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Between Trains

by Barry Callaghan

The stories in Barry Callaghan’s new collection are written in a plain style reminiscent of Hemingway. And as with Hemingway, there are depths of emotion roiling beneath the deceptively simple surface of Callaghan’s prose.

Callaghan’s protagonists are (with a few exceptions) men in conflict – mostly with themselves. A Bosnian sniper confesses to a priest about the men he has killed; an aging blues singer negotiates the aftermath of a one-night stand with a woman he meets at a gas station; a young layabout with pretensions to being an opera singer must face, in quick succession, the deaths of his mother, whom he adores, and his father, whom he does not.

What interests Callaghan most is not the action in his stories per se, but what occurs before and after the action. The author tips his hand in this regard in the opening vignette, in which an aging storyteller assures the narrator that the best storytelling “is still as still water.”

The writing in Between Trains is highly controlled and subtle. Callaghan is able to pull off deft and appropriate similes (“Her panic passed from room to room like a whisper”) and moments of surprising humour (“He came from a family of black preachers and ventriloquists”).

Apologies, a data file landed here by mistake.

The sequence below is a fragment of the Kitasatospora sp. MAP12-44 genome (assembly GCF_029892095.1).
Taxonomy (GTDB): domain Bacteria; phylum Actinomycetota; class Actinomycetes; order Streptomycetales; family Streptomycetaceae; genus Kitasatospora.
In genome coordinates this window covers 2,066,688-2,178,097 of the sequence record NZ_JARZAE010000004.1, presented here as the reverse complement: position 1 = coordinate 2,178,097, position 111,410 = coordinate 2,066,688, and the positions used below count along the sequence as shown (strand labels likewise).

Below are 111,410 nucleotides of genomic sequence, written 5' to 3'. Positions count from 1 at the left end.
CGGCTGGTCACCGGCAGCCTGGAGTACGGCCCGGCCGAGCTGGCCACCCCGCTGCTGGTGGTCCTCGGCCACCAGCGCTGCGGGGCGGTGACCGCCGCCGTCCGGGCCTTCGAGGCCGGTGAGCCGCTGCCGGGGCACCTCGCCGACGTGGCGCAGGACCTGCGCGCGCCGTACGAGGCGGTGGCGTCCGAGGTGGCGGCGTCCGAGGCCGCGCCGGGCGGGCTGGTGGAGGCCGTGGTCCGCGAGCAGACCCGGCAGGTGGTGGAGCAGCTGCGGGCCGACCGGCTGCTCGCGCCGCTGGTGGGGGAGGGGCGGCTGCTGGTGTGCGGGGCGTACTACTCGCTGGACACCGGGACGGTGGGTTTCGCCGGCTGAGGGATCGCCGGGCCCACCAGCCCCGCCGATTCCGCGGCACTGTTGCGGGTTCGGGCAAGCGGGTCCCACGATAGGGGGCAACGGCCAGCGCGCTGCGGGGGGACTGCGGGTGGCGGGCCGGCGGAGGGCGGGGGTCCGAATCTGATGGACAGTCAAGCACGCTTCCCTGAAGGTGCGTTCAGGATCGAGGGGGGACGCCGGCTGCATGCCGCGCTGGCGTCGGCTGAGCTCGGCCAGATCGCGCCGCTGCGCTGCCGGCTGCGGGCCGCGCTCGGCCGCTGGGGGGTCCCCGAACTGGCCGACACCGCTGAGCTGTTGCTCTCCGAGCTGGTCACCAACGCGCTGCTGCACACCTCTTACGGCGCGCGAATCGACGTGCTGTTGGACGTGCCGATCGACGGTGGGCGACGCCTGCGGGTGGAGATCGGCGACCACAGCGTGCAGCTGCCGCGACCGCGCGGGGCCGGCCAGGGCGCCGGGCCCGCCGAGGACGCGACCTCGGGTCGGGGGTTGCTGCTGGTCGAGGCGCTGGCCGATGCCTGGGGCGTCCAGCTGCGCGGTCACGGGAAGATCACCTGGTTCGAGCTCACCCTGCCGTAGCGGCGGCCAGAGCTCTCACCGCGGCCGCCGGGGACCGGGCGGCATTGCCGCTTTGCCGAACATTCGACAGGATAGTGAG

The only place the collection falters is in the story “Drei Alter Kockers.” By far the collection’s longest story, it is too mechanical in its construction, too calculated in its coincidences, and too neat in its conclusion to be entirely satisfying, particularly when placed in the context of a group of stories that largely avoid such contrivances.

But overall, Between Trains showcases a master of the short story form working at the top of his game. It is a collection of melancholy tales about people dealing with what has to be dealt with. As the girl from the gas station tells her one-night stand, “What has to be dealt with is miracle enough.”


Reviewer: Steven W. Beattie

Publisher: McArthur & Company


Price: $29.95

Page Count: 286 pp

Format: Cloth

ISBN: 978-1-55278-631-4

Released: March

Issue Date: 2007-6

Categories: Fiction: Short